Europe DNA tests for 100 French police over rape of Canadian tourist

DNA tests for 100 French police over rape of Canadian tourist

The headquarters of the Paris Police
The headquarters of the Paris Police

Forensic experts on Thursday began conducting DNA tests on more than 100 officers from Paris’ police headquarters on the Seine in an unprecedented attempt to unmask the alleged rapist of a Canadian tourist.

The woman has accused off-duty officers from an elite police unit of raping her in the premises of 36, Quai des Orfèvres, long the Parisian equivalent of London’s Scotland Yard, in April 2014 after giving her a late-night guided tour of the premises.

The honey-coloured, castle-like building overlooking the Seine features in many famous books, films and series, from Spiral to Georges Simenon’s Maigret novels.

The officers had met the 34-year old Canadian, whose father was a policeman, in an Irish pub opposite the building.

Two officers were arrested shortly afterwards and charged, while a third was declared an “assistant witness” – one step short of being under formal investigation.

All deny wrongdoing, with one admitting “consenting sex” and the other two denying any involvement. All three have been suspended from the force.

Analysis of their mobile phones revealed that they had erased “explicit” videos and text messages from their mobile phones, a source close to the inquiry told AFP.

During the inquiry, three traces of DNA were found on the alleged victim’s underwear – those of the two charged officers and a third, unknown man, who, it is hoped, this week’s genetic tests will unmask.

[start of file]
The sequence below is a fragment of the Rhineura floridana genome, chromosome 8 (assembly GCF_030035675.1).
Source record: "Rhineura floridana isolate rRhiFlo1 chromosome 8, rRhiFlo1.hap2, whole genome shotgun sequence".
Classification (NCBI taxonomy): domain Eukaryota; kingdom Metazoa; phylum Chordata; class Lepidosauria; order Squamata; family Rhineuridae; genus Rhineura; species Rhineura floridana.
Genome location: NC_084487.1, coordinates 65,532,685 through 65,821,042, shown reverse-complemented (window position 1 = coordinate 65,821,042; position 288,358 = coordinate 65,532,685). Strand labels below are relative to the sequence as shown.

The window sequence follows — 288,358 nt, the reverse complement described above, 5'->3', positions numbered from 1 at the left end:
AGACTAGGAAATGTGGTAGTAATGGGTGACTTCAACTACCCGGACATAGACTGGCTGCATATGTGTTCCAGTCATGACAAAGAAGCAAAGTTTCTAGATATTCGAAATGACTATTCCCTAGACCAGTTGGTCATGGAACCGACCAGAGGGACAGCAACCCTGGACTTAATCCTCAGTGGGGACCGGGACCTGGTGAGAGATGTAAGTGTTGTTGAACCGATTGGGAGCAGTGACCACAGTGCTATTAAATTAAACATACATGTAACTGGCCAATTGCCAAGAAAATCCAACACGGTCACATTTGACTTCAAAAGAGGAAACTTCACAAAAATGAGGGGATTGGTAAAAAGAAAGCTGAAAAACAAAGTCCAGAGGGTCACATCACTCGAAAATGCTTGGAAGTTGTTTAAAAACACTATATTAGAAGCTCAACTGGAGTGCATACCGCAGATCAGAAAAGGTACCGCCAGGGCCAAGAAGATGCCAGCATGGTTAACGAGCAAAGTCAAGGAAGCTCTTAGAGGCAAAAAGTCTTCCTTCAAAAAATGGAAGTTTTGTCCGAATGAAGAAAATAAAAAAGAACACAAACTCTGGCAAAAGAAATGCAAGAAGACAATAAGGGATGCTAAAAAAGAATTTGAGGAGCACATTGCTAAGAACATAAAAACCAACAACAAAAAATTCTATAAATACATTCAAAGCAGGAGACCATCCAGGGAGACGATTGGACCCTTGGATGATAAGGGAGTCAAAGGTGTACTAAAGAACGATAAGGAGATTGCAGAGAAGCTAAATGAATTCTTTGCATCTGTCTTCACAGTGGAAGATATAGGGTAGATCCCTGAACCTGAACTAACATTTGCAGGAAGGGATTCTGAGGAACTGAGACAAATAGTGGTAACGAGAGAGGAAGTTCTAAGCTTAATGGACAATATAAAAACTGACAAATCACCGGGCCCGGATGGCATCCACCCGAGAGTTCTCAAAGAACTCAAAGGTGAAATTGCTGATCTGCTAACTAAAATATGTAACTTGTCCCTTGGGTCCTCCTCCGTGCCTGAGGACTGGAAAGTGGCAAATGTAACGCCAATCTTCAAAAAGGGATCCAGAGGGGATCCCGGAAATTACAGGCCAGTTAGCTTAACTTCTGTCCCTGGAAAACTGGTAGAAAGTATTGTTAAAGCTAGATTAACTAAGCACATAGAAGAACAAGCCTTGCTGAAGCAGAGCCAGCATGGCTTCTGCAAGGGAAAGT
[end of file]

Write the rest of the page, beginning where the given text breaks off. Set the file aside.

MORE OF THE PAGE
The operation, described as unprecedented in scope, is being led by the IGPN unit, known as “the police of the police”.

Police union Synergie criticised the much-publicised DNA tests as a “scandalous operation” that had been “staged” by police inspectors to “cast opprobrium on a prestigious service and stigmatise the officers of ‘36’”.

The shocking case of alleged gang-rape inside police headquarters prompted the interior minister, Bernard Cazeneuve, to pledge that the charged officers would “face the full consequences” if found guilty.

The police headquarters has been tainted by several scandals in recent years.

Last year a police sergeant from the anti-drugs unit was placed under formal investigation on suspicion of walking out of the building with 52kg of cocaine worth €2m housed in a secure room after a raid.

The judicial police headquarters is due to move to the Batignolles district of northwestern Paris next year, with critics saying Le Quai des Orfèvres is too cramped and antiquated to house 2,200 officers investigating about 15,000 crimes and offences a year.